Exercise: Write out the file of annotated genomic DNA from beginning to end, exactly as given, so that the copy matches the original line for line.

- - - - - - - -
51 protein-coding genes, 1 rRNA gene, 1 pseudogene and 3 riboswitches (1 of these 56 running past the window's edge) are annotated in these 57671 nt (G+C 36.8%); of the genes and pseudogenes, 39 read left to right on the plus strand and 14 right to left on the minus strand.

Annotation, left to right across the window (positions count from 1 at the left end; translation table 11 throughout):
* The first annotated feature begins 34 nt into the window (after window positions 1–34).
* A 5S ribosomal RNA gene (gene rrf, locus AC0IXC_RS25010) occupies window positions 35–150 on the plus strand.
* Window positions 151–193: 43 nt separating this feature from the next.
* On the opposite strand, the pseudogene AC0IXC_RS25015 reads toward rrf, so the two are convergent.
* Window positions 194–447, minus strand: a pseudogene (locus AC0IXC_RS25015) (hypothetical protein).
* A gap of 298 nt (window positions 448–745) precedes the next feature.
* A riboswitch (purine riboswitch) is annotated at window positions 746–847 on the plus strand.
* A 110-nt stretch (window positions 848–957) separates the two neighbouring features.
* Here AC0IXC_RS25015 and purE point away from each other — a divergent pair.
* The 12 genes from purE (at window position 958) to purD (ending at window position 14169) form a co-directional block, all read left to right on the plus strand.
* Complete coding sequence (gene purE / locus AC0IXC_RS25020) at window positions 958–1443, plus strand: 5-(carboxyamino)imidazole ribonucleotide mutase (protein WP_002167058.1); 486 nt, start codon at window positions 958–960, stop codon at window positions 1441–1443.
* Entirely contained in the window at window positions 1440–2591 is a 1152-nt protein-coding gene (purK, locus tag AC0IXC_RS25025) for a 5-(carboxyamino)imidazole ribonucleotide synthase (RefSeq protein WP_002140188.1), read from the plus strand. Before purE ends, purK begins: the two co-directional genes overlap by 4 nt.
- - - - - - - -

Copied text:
51 protein-coding genes, 1 rRNA gene, 1 pseudogene and 3 riboswitches (1 of these 56 running past the window's edge) are annotated in these 57671 nt (G+C 36.8%); of the genes and pseudogenes, 39 read left to right on the plus strand and 14 right to left on the minus strand.

Annotation, left to right across the window (positions count from 1 at the left end; translation table 11 throughout):
* The first annotated feature begins 34 nt into the window (after window positions 1–34).
* A 5S ribosomal RNA gene (gene rrf, locus AC0IXC_RS25010) occupies window positions 35–150 on the plus strand.
* Window positions 151–193: 43 nt separating this feature from the next.
* On the opposite strand, the pseudogene AC0IXC_RS25015 reads toward rrf, so the two are convergent.
* Window positions 194–447, minus strand: a pseudogene (locus AC0IXC_RS25015) (hypothetical protein).
* A gap of 298 nt (window positions 448–745) precedes the next feature.
* A riboswitch (purine riboswitch) is annotated at window positions 746–847 on the plus strand.
* A 110-nt stretch (window positions 848–957) separates the two neighbouring features.
* Here AC0IXC_RS25015 and purE point away from each other — a divergent pair.
* The 12 genes from purE (at window position 958) to purD (ending at window position 14169) form a co-directional block, all read left to right on the plus strand.
* Complete coding sequence (gene purE / locus AC0IXC_RS25020) at window positions 958–1443, plus strand: 5-(carboxyamino)imidazole ribonucleotide mutase (protein WP_002167058.1); 486 nt, start codon at window positions 958–960, stop codon at window positions 1441–1443.
* Entirely contained in the window at window positions 1440–2591 is a 1152-nt protein-coding gene (purK, locus tag AC0IXC_RS25025) for a 5-(carboxyamino)imidazole ribonucleotide synthase (RefSeq protein WP_002140188.1), read from the plus strand. Before purE ends, purK begins: the two co-directional genes overlap by 4 nt.